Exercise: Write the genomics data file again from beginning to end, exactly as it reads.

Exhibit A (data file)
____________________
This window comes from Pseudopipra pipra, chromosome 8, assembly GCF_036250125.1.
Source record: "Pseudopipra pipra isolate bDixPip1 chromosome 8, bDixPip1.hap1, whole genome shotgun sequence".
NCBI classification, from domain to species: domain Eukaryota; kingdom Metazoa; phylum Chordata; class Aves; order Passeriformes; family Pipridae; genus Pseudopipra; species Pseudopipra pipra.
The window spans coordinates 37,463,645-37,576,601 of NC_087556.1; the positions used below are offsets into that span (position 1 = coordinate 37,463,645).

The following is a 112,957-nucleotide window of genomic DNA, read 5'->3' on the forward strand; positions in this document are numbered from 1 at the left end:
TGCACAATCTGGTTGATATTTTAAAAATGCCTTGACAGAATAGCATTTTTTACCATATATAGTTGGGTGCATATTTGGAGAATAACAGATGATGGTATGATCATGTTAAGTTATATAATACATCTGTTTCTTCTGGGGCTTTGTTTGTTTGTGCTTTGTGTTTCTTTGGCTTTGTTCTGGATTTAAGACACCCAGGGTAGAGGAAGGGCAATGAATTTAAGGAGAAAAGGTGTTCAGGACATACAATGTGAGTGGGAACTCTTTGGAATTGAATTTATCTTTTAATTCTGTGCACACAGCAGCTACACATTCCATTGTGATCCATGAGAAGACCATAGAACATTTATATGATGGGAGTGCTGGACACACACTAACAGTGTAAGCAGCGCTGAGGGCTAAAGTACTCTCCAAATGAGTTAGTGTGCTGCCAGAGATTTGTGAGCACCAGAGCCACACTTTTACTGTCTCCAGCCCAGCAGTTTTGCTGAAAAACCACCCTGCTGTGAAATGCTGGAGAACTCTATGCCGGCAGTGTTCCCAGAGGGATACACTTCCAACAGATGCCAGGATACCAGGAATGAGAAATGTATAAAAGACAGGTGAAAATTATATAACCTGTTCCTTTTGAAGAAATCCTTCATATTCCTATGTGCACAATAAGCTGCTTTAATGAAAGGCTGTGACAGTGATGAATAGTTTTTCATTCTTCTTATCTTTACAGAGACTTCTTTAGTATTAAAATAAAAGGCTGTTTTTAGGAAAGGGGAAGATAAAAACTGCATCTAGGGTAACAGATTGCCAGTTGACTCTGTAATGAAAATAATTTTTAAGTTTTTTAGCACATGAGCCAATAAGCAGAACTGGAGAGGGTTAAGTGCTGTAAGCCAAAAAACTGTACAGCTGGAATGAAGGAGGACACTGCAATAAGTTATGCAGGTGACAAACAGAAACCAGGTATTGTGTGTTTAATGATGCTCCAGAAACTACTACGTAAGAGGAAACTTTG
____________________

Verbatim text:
This window comes from Pseudopipra pipra, chromosome 8, assembly GCF_036250125.1.
Source record: "Pseudopipra pipra isolate bDixPip1 chromosome 8, bDixPip1.hap1, whole genome shotgun sequence".
NCBI classification, from domain to species: domain Eukaryota; kingdom Metazoa; phylum Chordata; class Aves; order Passeriformes; family Pipridae; genus Pseudopipra; species Pseudopipra pipra.
The window spans coordinates 37,463,645-37,576,601 of NC_087556.1; the positions used below are offsets into that span (position 1 = coordinate 37,463,645).

The following is a 112,957-nucleotide window of genomic DNA, read 5'->3' on the forward strand; positions in this document are numbered from 1 at the left end:
TGCACAATCTGGTTGATATTTTAAAAATGCCTTGACAGAATAGCATTTTTTACCATATATAGTTGGGTGCATATTTGGAGAATAACAGATGATGGTATGATCATGTTAAGTTATATAATACATCTGTTTCTTCTGGGGCTTTGTTTGTTTGTGCTTTGTGTTTCTTTGGCTTTGTTCTGGATTTAAGACACCCAGGGTAGAGGAAGGGCAATGAATTTAAGGAGAAAAGGTGTTCAGGACATACAATGTGAGTGGGAACTCTTTGGAATTGAATTTATCTTTTAATTCTGTGCACACAGCAGCTACACATTCCATTGTGATCCATGAGAAGACCATAGAACATTTATATGATGGGAGTGCTGGACACACACTAACAGTGTAAGCAGCGCTGAGGGCTAAAGTACTCTCCAAATGAGTTAGTGTGCTGCCAGAGATTTGTGAGCACCAGAGCCACACTTTTACTGTCTCCAGCCCAGCAGTTTTGCTGAAAAACCACCCTGCTGTGAAATGCTGGAGAACTCTATGCCGGCAGTGTTCCCAGAGGGATACACTTCCAACAGATGCCAGGATACCAGGAATGAGAAATGTATAAAAGACAGGTGAAAATTATATAACCTGTTCCTTTTGAAGAAATCCTTCATATTCCTATGTGCACAATAAGCTGCTTTAATGAAAGGCTGTGACAGTGATGAATAGTTTTTCATTCTTCTTATCTTTACAGAGACTTCTTTAGTATTAAAATAAAAGGCTGTTTTTAGGAAAGGGGAAGATAAAAACTGCATCTAGGGTAACAGATTGCCAGTTGACTCTGTAATGAAAATAATTTTTAAGTTTTTTAGCACATGAGCCAATAAGCAGAACTGGAGAGGGTTAAGTGCTGTAAGCCAAAAAACTGTACAGCTGGAATGAAGGAGGACACTGCAATAAGTTATGCAGGTGACAAACAGAAACCAGGTATTGTGTGTTTAATGATGCTCCAGAAACTACTACGTAAGAGGAAACTTTG